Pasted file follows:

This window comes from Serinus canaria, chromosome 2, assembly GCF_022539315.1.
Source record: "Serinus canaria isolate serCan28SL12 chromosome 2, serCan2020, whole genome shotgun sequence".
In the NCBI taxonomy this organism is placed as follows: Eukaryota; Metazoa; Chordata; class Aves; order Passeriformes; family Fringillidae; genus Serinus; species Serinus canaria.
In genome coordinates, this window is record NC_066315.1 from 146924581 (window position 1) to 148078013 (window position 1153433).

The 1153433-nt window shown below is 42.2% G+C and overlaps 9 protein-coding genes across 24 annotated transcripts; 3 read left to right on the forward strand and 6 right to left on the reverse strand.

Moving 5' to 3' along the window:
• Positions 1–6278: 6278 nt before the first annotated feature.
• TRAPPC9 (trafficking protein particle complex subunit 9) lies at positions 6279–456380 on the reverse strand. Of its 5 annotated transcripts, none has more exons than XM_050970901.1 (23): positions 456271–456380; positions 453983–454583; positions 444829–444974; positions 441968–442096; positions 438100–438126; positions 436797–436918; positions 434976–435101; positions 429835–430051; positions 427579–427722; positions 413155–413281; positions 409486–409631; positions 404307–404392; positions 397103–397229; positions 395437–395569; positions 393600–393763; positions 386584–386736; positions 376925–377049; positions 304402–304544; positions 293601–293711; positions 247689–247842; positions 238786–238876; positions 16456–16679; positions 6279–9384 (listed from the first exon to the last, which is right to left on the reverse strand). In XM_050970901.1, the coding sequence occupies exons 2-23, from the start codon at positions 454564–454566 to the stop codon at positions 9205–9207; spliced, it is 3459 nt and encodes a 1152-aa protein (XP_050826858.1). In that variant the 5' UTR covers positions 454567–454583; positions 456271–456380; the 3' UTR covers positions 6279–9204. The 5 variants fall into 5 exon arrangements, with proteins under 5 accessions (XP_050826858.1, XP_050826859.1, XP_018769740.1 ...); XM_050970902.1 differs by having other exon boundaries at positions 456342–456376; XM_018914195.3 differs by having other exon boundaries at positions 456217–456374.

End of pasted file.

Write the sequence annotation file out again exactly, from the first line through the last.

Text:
This window comes from Serinus canaria, chromosome 2, assembly GCF_022539315.1.
Source record: "Serinus canaria isolate serCan28SL12 chromosome 2, serCan2020, whole genome shotgun sequence".
In the NCBI taxonomy this organism is placed as follows: Eukaryota; Metazoa; Chordata; class Aves; order Passeriformes; family Fringillidae; genus Serinus; species Serinus canaria.
In genome coordinates, this window is record NC_066315.1 from 146924581 (window position 1) to 148078013 (window position 1153433).

The 1153433-nt window shown below is 42.2% G+C and overlaps 9 protein-coding genes across 24 annotated transcripts; 3 read left to right on the forward strand and 6 right to left on the reverse strand.

Moving 5' to 3' along the window:
• Positions 1–6278: 6278 nt before the first annotated feature.
• TRAPPC9 (trafficking protein particle complex subunit 9) lies at positions 6279–456380 on the reverse strand. Of its 5 annotated transcripts, none has more exons than XM_050970901.1 (23): positions 456271–456380; positions 453983–454583; positions 444829–444974; positions 441968–442096; positions 438100–438126; positions 436797–436918; positions 434976–435101; positions 429835–430051; positions 427579–427722; positions 413155–413281; positions 409486–409631; positions 404307–404392; positions 397103–397229; positions 395437–395569; positions 393600–393763; positions 386584–386736; positions 376925–377049; positions 304402–304544; positions 293601–293711; positions 247689–247842; positions 238786–238876; positions 16456–16679; positions 6279–9384 (listed from the first exon to the last, which is right to left on the reverse strand). In XM_050970901.1, the coding sequence occupies exons 2-23, from the start codon at positions 454564–454566 to the stop codon at positions 9205–9207; spliced, it is 3459 nt and encodes a 1152-aa protein (XP_050826858.1). In that variant the 5' UTR covers positions 454567–454583; positions 456271–456380; the 3' UTR covers positions 6279–9204. The 5 variants fall into 5 exon arrangements, with proteins under 5 accessions (XP_050826858.1, XP_050826859.1, XP_018769740.1 ...); XM_050970902.1 differs by having other exon boundaries at positions 456342–456376; XM_018914195.3 differs by having other exon boundaries at positions 456217–456374.